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A CurtainUp Berkshire Review
None But the Lonely Heart: The Strange Story of Tchaikovsky and Madame von Meck

"Having married at 16 and being the mother of 11 children, you may think I'm a great admirer of marriage but I'm an irreconcilable enemy of marriage. I find it a pity one can cannot cultivate children artificially like fish. Then people would not need to marry and it would be a great relief."— Madame Von Meck
nonebutthelonelyheart
Jonathan Epstein and Ariel Bock (Violinist Susie Park and pianist-script writer Eve Wolf in background)
Photo credit: Kevin Sprague
You go to Tanglewood for chamber music concerts, to Shakespeare & Company for plays. Right? Wrong. None But the Lonely Heart: The Strange Story of Tchaikovsky and Madame von Meck does have two of the company's best actors, Jonathan Epstein and Ariel Bock, play Tchaikovsky and his patroness a reclusive married woman and confidante for years but, at her insistence, never face to face. So you wouldn't be amiss to anticipate seeing this epistolary bio-drama about Tchaikovsky's conflicts about his homosexuality with his music to add background and atmosphere— most likely snippets of the composer's best work.

But forget about snippet-length music. if you're a music lover, and especially fond of Tchaikovsky's "Piano Trio in A Minor," rejoice. You're going to hear it all, plus several other of the Maestro's works, performed by live musicians, one of whom is the playwright. And that's not all. There are also several appearances by a tenor and dancer.

As it turns out, Epstein and Bock while the central characters in the story that's part of the 6-year old Ensemble For the Romantic Century founded by the multi-talented Ms. Wolf, their roles are secondary to the music. Thus instead of a play with some music, we have a story which, though fascinating, has the actors spending a lot of their stage time listening to the music.

You might think of this merger of concert and story as a chamber-ama. Whatever you call it, Ms. Wolf' has found a fine partner in Shakespeare & Company. Though neither Epstein or Bock (especially Epstein) is a wallflower actor, they don't seem to mind spending so much time sitting and listening. In fact, according to the program notes, they are members of the Ensemble and have worked with them on similar concert-dramas previously.

As you enter the Elaine Bernstein Theater, it's instantly clear that this is more than a play with music, but a concert with time out for a backstory about the composer and his strange relationship with von Meck. A grand piano and two music stands dominate the playing area, with tables and chairs at either side for the actors. This positioning of actors is not uncommon in other epistolary plays I've seen and it works very well here.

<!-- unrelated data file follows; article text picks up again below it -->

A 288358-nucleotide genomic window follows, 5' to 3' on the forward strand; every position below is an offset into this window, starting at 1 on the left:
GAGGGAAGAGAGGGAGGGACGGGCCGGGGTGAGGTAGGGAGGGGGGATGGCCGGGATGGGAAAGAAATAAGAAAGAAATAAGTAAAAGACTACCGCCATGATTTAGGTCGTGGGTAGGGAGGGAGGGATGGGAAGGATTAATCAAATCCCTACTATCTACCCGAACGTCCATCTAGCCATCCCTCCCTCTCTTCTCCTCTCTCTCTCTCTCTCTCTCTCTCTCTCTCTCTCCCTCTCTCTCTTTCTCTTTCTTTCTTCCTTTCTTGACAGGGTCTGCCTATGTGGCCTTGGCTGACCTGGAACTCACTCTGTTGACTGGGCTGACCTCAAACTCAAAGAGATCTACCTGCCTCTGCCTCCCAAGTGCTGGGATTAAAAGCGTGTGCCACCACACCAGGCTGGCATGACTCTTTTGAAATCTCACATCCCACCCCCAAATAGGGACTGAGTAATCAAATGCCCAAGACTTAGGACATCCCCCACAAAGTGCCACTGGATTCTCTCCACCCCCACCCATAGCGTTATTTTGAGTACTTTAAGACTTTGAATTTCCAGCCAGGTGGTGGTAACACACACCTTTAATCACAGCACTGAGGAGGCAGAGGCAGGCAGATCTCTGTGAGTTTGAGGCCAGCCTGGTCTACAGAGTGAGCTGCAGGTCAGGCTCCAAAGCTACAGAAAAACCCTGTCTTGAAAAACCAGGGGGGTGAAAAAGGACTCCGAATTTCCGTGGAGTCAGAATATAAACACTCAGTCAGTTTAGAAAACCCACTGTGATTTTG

With a strong assist from set and costume designer Vanessa James and lighting designer Beverly Emmons, Director Donald T. Sanders has created a handsome and easily navigable space for all the performers. Velvet voiced tenor Edwin Vega appears from the elegant upstage drapes as Tchaikovsky's lover. Ballet dancer Daniel Mantei greatly enhances the Intermezzo from The Nutcracker.

The musicians are all superb and the intimacy of the venue is ideal for this type of music. I do have a few quibbles and precautions. Beautiful as the music is, it is allowed to dominate a bit too much. I feel Ms. Wolf and the director could have made room for a few more dramatic interchanges, like the amusing almost-meeting of Tchaikovsky and von Meck at the top of the second act. Also this is open seating so arrive early if you want to sit in the center section which has better visibility.

Finally, the title of the story comes from a Tchaikovsky piece performed in the first act — which may but probably had nothing to do with the beloved old movie starring Cary Grant and Ethel Barrymore.

None but the Lonely Heart: The Strange Story of Tchaikovsky and Madame von Meck
Written by Eve Wolf, based on letters, diaries and memoirs
Directed by Donald T. Sanders Cast: Jonathan Epstein (Tchaikovsky), Ariel Bock (Madame von Meck); Susie Park-violin, Adrian Daurov-cello, Eve Wolf-piano, Edwin Vega-tenor, Daniel Mantei-dancer; also Alec Donaldson-cover tenor and page-turner. July 18 to August 3
Running Time: Approx 2 hours with one intermission
A production of Ensemble for the Romantic Century at Shakespeare & Company's Elaine Bernstein Theater
Reviewed by Elyse Sommer at July 19 press opening
Musical Program
Act One
Nocturne for cello and piano
  • Scherzo for violin and piano
  • Vcherashnaya noch'(Last Night)
  • Net =tol'ko rot, kto znal. . .(None But the Lonely Heart)
  • Intermezzo from the Nutcracker, arr. for piano sol (with dance)
  • Piano Trio in A Minor--Pezzo elegiaco
  • Act Two
    • Piano Trio in A minor-- Tema con Variazoni: Variazoni 1-10
    • Otchego? (Why?) with dance
    • Piano Trio in A minor-- Variazione finale e coda
    • Moj genij, moj angel, moj drug (My Angel, My Protector, My Friend
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